"We convinced ourselves that this is not a temporary thing," says Peter Cella, chief executive of Chevron Phillips. "This is a real, durable phenomenon, a potential competitive advantage for the United States."
Such projects could have a bigger long-term economic impact than the drilling boom itself. Drilling activity ebbs and flows with prices, and the rigs themselves rarely stay in one community for long. But chemical plants, oil refineries and the factories that use their products can last for decades.
Other winners will be energy-intensive industries like glass manufacturers—as well as companies that will benefit from increased demand for natural gas, such as the makers of turbines for gas-fired power plants.
Then there are industries that do both, such as metals manufacturing. Energy can account for anywhere from 10% to 20% of costs for the metals industry, enough that the decline in gas prices could save some marginal plants.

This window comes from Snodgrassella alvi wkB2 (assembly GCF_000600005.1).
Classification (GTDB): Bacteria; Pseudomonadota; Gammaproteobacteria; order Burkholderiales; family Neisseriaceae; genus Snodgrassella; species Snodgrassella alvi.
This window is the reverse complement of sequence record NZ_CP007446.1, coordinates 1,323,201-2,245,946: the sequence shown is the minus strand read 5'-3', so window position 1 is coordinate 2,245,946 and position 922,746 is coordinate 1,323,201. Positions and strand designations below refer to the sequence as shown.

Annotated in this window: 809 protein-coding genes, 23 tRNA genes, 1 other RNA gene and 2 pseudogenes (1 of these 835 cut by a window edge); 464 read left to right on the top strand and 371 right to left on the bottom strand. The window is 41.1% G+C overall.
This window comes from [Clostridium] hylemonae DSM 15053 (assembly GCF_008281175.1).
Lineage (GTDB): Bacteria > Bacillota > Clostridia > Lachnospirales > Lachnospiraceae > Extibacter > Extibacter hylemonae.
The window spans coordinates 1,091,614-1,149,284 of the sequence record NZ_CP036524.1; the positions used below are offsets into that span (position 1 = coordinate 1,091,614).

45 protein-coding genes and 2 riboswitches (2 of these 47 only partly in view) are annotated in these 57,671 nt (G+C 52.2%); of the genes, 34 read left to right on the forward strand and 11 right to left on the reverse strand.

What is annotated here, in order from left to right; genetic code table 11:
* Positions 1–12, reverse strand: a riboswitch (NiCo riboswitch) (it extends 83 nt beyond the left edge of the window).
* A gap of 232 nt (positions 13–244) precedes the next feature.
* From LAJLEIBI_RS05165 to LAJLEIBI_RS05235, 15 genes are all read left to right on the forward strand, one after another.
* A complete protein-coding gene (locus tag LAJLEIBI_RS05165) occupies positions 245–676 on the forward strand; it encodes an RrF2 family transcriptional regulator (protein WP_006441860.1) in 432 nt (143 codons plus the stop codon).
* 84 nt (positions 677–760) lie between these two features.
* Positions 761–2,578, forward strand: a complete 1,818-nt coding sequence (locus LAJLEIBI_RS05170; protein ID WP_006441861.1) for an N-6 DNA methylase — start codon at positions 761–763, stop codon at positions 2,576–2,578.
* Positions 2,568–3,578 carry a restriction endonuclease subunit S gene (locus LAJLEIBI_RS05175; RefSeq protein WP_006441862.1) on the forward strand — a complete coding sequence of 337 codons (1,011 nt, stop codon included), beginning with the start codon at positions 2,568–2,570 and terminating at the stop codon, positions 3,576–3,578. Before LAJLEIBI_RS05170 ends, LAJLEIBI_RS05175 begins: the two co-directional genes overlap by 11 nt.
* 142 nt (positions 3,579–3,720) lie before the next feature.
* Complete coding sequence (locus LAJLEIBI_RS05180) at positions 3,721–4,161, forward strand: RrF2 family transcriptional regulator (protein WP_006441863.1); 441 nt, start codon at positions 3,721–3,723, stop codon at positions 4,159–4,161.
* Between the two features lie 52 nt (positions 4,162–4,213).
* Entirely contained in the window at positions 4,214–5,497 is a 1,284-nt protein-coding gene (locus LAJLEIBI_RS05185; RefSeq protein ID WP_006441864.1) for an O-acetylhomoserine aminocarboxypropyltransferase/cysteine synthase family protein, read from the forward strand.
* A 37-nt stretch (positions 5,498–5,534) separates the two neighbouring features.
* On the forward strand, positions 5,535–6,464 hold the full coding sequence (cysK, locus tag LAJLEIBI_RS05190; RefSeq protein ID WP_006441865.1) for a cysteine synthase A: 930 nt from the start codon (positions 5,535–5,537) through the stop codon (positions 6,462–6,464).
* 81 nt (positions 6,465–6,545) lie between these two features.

At the same time, the oil and gas boom has led to new demand for drilling pipe and other metal products, further boosting companies' prospects.
A few miles east of Beaver County, in Brackenridge, metals manufacturer Allegheny Technologies Inc. ATI -0.73% is building a new $1.1 billion mill, which is set to open in 2014. The plant will produce metals for, among others, chemical plants and the oil and gas industry, which uses high-tech alloys in its pipes and drilling equipment.
The new plant will burn a huge amount of gas, giving it a key advantage against competitors in Europe and Asia.
Allegheny Technologies, which also runs metals-finishing facilities in Beaver County and is headquartered in nearby Pittsburgh, spends $200 million per year on energy. CEO Richard Harshman says U.S. manufacturers now enjoy the lowest natural-gas prices in the world, with the possible exception of Russia.
Sitting in his office overlooking downtown Pittsburgh, Mr. Harshman gestures to the rivers that lead north to Brackenridge and Beaver County. It was the region's rich coal seams and powerful rivers that helped it emerge as an industrial powerhouse in the 19th century, he says. Now the energy industry is again boosting the region's prospects.
"You have to go back 100 years for that to have been the case," Mr. Harshman says. "It's one of the reasons we became a manufacturing powerhouse in the first place."